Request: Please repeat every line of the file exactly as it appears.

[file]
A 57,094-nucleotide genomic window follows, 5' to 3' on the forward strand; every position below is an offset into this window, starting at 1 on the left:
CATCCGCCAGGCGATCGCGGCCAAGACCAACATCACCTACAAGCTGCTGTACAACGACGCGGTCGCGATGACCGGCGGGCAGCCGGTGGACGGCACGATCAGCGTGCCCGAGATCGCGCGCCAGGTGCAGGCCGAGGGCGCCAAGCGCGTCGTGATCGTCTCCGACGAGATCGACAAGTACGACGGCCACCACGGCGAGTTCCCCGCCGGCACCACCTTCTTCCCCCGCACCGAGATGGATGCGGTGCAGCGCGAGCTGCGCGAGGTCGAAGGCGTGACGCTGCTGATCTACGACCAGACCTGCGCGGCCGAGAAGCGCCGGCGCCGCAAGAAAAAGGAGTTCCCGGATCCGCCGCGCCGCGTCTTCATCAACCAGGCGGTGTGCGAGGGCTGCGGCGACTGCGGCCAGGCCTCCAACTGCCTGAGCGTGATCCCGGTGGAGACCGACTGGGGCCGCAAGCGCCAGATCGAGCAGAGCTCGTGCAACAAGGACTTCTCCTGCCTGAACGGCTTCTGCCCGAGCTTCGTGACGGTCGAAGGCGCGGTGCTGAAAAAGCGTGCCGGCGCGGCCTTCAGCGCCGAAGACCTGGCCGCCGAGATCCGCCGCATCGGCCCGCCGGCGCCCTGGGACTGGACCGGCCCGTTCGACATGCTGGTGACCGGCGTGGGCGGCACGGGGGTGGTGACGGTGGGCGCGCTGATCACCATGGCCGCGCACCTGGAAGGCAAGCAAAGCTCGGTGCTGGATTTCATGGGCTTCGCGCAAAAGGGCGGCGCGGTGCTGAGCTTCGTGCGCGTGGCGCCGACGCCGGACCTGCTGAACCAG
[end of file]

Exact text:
A 57,094-nucleotide genomic window follows, 5' to 3' on the forward strand; every position below is an offset into this window, starting at 1 on the left:
CATCCGCCAGGCGATCGCGGCCAAGACCAACATCACCTACAAGCTGCTGTACAACGACGCGGTCGCGATGACCGGCGGGCAGCCGGTGGACGGCACGATCAGCGTGCCCGAGATCGCGCGCCAGGTGCAGGCCGAGGGCGCCAAGCGCGTCGTGATCGTCTCCGACGAGATCGACAAGTACGACGGCCACCACGGCGAGTTCCCCGCCGGCACCACCTTCTTCCCCCGCACCGAGATGGATGCGGTGCAGCGCGAGCTGCGCGAGGTCGAAGGCGTGACGCTGCTGATCTACGACCAGACCTGCGCGGCCGAGAAGCGCCGGCGCCGCAAGAAAAAGGAGTTCCCGGATCCGCCGCGCCGCGTCTTCATCAACCAGGCGGTGTGCGAGGGCTGCGGCGACTGCGGCCAGGCCTCCAACTGCCTGAGCGTGATCCCGGTGGAGACCGACTGGGGCCGCAAGCGCCAGATCGAGCAGAGCTCGTGCAACAAGGACTTCTCCTGCCTGAACGGCTTCTGCCCGAGCTTCGTGACGGTCGAAGGCGCGGTGCTGAAAAAGCGTGCCGGCGCGGCCTTCAGCGCCGAAGACCTGGCCGCCGAGATCCGCCGCATCGGCCCGCCGGCGCCCTGGGACTGGACCGGCCCGTTCGACATGCTGGTGACCGGCGTGGGCGGCACGGGGGTGGTGACGGTGGGCGCGCTGATCACCATGGCCGCGCACCTGGAAGGCAAGCAAAGCTCGGTGCTGGATTTCATGGGCTTCGCGCAAAAGGGCGGCGCGGTGCTGAGCTTCGTGCGCGTGGCGCCGACGCCGGACCTGCTGAACCAG